Only Six Cities Are Worthy of Rail Funding, Manhattan Institute Scholar Decrees

Sorry, Seattleites. Your city just isn't a good "fit" for rail, according to Manhattan Institute senior fellow Aaron Renn. Photo: Oran Viriyincy/Flickr
Sorry, Seattleites. Your city just isn't a good "fit" for rail, according to Manhattan Institute senior fellow Aaron Renn. Photo: Oran Viriyincy/Flickr

A new report from Manhattan Institute senior fellow Aaron Renn argues that the federal government should stop supporting new rail lines in cities across the country and instead focus on repair work in six “legacy cities.” The problem is that, by ignoring the way many of those “legacy cities” got their rail systems in the first place, Renn’s proposal would cut off transit’s nose to spite its face, and needlessly condemn American cities to car dependence in the process.

On his personal blog, Renn runs through the litany of woes at the nation’s aging subway systems, from crowding to broken equipment. Then he sets up a false choice, claiming that “transit advocates still want to keep building new dubious light rail lines around the country instead of fixing the system’s we’ve got.”

After painting “transit advocates” as a monolith bent on riding empty Sunbelt streetcars while busy subways in the northeast fall apart, Renn turns to Donald Trump’s effort to slash transit expansion funding as a source of inspiration. “Transit advocates should use Trump’s call to eliminate New Starts as an opportunity to rethink capital funding, shifting away from new and highly dubious light rail lines towards fixing up the nation’s most critical subway systems that are in terrible shape,” he writes.

To Renn, there are only six cities deserving of rail capital dollars.

“Apart from New York, Chicago, San Francisco, Boston, Philadelphia, and Washington, U.S. cities are a poor fit for rail transit,” the Manhattan Institute report claims. “Of the 53 U.S. metro areas with more than a million residents, only five have at least 10% of their commuters use any kind of public transit; and only 11 have at least 5% of commuters use public transit of any kind.”

It’s a perfectly circular argument: Because most American cities don’t currently have robust transit, we shouldn’t bother building it.

It’s particularly ironic that Renn chose Washington, DC, as one of the six “legacy” cities deserving of rail capital funding. After all, the reason DC has a rail system in the throes of a mid-life crisis is because, about 50 years ago, local leaders and the federal government agreed to spend money on building a new rail system where none had been before. Then they pursued zoning and policy changes to build transit-oriented development around those rail stations.

Today, the national capital region has a big transit system that Renn has deemed worthy of investment. One has to wonder what he would have said about the Metro when it was proposed in the 1960s.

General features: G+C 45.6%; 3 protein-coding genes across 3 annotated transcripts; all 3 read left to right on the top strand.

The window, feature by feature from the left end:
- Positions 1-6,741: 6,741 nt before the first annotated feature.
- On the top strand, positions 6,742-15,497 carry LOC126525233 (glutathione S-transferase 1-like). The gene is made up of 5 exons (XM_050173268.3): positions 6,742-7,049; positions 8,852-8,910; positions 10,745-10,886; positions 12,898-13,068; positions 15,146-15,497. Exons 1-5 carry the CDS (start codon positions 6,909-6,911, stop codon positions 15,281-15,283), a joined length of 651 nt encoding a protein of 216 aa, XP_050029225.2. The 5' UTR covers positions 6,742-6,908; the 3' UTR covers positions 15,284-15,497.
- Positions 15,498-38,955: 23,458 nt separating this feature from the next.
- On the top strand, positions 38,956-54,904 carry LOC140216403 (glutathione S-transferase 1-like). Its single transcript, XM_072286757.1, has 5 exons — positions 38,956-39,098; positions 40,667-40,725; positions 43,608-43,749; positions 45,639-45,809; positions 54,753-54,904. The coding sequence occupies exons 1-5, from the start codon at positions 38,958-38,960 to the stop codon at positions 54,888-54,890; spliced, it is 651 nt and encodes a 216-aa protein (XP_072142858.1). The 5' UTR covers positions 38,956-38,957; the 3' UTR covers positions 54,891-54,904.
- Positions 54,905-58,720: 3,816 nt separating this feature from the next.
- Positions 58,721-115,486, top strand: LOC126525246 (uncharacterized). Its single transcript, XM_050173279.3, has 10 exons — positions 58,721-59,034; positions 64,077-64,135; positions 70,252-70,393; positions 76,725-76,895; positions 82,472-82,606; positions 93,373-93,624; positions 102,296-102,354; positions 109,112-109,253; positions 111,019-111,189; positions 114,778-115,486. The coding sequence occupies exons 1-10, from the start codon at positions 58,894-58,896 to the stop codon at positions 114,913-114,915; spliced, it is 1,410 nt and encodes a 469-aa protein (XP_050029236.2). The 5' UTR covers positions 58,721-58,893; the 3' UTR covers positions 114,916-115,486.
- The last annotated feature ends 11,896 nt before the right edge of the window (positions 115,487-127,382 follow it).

Manhattan Institute senior fellow Aaron Renn. Photo: Jin Won (James) Park via Aaron Renn/Urbanophile
Manhattan Institute senior fellow Aaron Renn. Photo: Jin Won (James) Park via Aaron Renn/Urbanophile

Other cities are today where Washington was a few generations ago.

Take Houston. Its light rail system has benefited from New Starts funding, and the initial section saw more riders per mile than almost any other light rail system in the nation. In Seattle, New Starts is helping to fund light rail expansion while the city undertakes significant infill development that will boost density and bring thousands of people within easy access of the growing system.

Renn argues that instead of building rail, most American cities should focus only on buses. It’s true that cities have a lot to gain from improving bus service, yet Seattle and Houston are managing to walk and chew gum at the same time. Both cities have expanded light rail while overhauling their bus systems.

It’s telling that Renn fails to mention the Federal Transit Administration’s metrics for evaluating the applications it receives for New Starts and Small Starts funding. Despite what his report might lead you to believe, federal money isn’t haphazardly handed out to “trains to nowhere” at the expense of repairing aging systems. During the Obama administration, the rules were tweaked [PDF] to consider environmental and economic benefits while reducing the focus on saving time for primarily suburban commuters.

Sometimes these metrics yield good results and sometimes they do not. There’s certainly a case to be made for fine-tuning the FTA guidelines, but there’s no reason to deem entire swaths of the country unfit for rail funding.


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